Leaving a museum exhibition of Richard Diebenkorn paintings, I heard a man with a grey beard say to his friend that the work of art he “hates the most” is Michael Jackson and Bubbles by Jeff Koons. “If I could do it and get away with it, I’d smash it to pieces,” he said and tightened the draw-string under his chin, securing his safari hat.
I thought of Pete Seeger at the Newport Folk Festival in 1965, in a fury to cut the sound cables when Bob Dylan started playing an electric guitar. Only a short-circuit in the survival instinct could inspire such fascist proposals as smashing a sculpture or suppressing the electric guitar. Where indeed have all the flowers gone?
I saw Michael Jackson and Bubbles in person for the first time this summer in the Gorgeous exhibition at the Asian Art Museum in San Francisco. Approaching the work, I thought about the guy that hated it so much. I bet he’s afraid of it on some level, what it is and what it represents (or whatever he thinks it represents). And who wants a ceramic Jacko creeping them out when they’ve driven all the way from Emeryville on a formalist safari? I was a little uncomfortable in front of it myself, which surprised me.
Bleak subtexts of celebrity and race are as clear in Michael Jackson and Bubbles as its formal qualities. The bone-white porcelain and reclined pieta-like figure bring to mind the physical transformation Jackson underwent as his celebrity grew until his untimely death. Michael Jackson and Bubbles addresses issues of taste, class and economy in a way that is 1980s to the max. Being unapologetically conceived as a luxury item for an exclusive market of the very rich is part of it’s mystique.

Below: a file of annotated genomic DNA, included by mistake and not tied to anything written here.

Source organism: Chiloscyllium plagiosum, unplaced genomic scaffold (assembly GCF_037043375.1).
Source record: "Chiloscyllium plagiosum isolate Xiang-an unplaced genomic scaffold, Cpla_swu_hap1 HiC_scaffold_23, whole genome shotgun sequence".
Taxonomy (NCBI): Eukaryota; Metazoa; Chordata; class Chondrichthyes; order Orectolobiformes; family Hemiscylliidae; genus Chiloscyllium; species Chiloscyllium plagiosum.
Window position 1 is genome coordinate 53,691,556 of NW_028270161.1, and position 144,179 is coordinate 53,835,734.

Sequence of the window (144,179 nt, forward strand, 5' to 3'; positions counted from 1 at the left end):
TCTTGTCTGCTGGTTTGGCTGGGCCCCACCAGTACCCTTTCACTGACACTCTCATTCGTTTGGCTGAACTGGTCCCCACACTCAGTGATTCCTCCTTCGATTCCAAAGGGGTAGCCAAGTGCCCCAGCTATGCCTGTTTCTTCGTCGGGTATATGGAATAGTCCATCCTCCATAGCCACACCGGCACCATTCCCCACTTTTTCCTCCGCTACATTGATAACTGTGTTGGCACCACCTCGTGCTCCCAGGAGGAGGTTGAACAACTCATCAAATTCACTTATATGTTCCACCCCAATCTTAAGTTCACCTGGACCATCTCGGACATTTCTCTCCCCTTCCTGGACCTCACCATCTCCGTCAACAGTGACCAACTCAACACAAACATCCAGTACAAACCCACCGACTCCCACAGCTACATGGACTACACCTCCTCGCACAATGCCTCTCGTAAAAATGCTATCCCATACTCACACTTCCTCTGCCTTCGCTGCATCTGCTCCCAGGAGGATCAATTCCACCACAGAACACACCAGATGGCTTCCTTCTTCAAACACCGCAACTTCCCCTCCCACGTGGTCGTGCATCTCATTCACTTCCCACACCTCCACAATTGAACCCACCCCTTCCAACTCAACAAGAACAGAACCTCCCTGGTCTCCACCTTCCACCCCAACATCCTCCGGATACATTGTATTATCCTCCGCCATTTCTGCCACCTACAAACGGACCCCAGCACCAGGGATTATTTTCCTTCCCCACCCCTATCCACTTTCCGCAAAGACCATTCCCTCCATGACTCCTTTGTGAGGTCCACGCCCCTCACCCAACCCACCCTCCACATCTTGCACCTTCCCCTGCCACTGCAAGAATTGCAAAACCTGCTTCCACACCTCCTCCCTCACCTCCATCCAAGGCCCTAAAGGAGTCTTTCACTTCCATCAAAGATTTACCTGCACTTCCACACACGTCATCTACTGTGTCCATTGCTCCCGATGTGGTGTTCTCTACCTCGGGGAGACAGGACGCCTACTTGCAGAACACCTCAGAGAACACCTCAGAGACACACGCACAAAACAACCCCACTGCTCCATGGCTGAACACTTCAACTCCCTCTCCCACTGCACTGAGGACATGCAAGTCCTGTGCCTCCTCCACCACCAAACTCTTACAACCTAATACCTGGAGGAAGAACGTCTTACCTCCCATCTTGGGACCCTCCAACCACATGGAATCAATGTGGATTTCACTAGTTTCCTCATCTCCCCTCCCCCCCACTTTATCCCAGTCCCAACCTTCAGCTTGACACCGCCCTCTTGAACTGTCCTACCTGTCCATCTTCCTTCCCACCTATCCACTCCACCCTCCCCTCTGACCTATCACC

It was part of Koons’ 1988 Banality series. That year, the flesh and blood Michael Jackson was touring the world in support of the record-breaking Bad, a brilliant artist at the top of his game. Koons recognizes that such singular talent reaches its greatest potential through banal media, at least in some very famous cases. Banality as the language or delivery system of ideas that are complex or difficult can still unsettle, and it’s not a easy trick to turn. Michael Jackson and Jeff Koons obviously mastered it and it’s why you know who they are. And it’s why we’re so ambivalent about “very special episodes” of sitcoms.
I think Michael Jackson and Bubbles is great and I think Poe’s tell-tale-heart beats inside of it. It’s got a creepy presence for sure, but wanting to smash it to pieces, even if you can get away with it, is pitiful.
There was a Mark Rothko in the last room of the Gorgeous exhibition. I never see a Mark Rothko painting that I don’t immediately think of his depression and suicide. I’ll never know what it’s like to see one of his paintings without that initial association. For good or ill, it’s what I bring to the table, and Rothko’s work is for me, however impossibly, partly about his suicide. But only partly.
I once helped install a Rothko in a private viewing room for a client and some dealers at Pace. The reverence for the work was palpable on everyone’s part. Spending so much time so close to the painting, I became aware of my privilege and how great the work really is in person. I quit thinking about how the painting was made by someone who was depressed, and I began to appreciate the painting on a formal level. It just took a commitment to look until I wasn’t thinking of quite so many words. It works. What they say is true.
On the bench in front of the Rothko at the Asian Art Museum was a young couple cuddled up like they were on the couch watching How to Lose a Guy in 10 Days with the lights out. I got the feeling that they could have been sitting in front of anything, but still.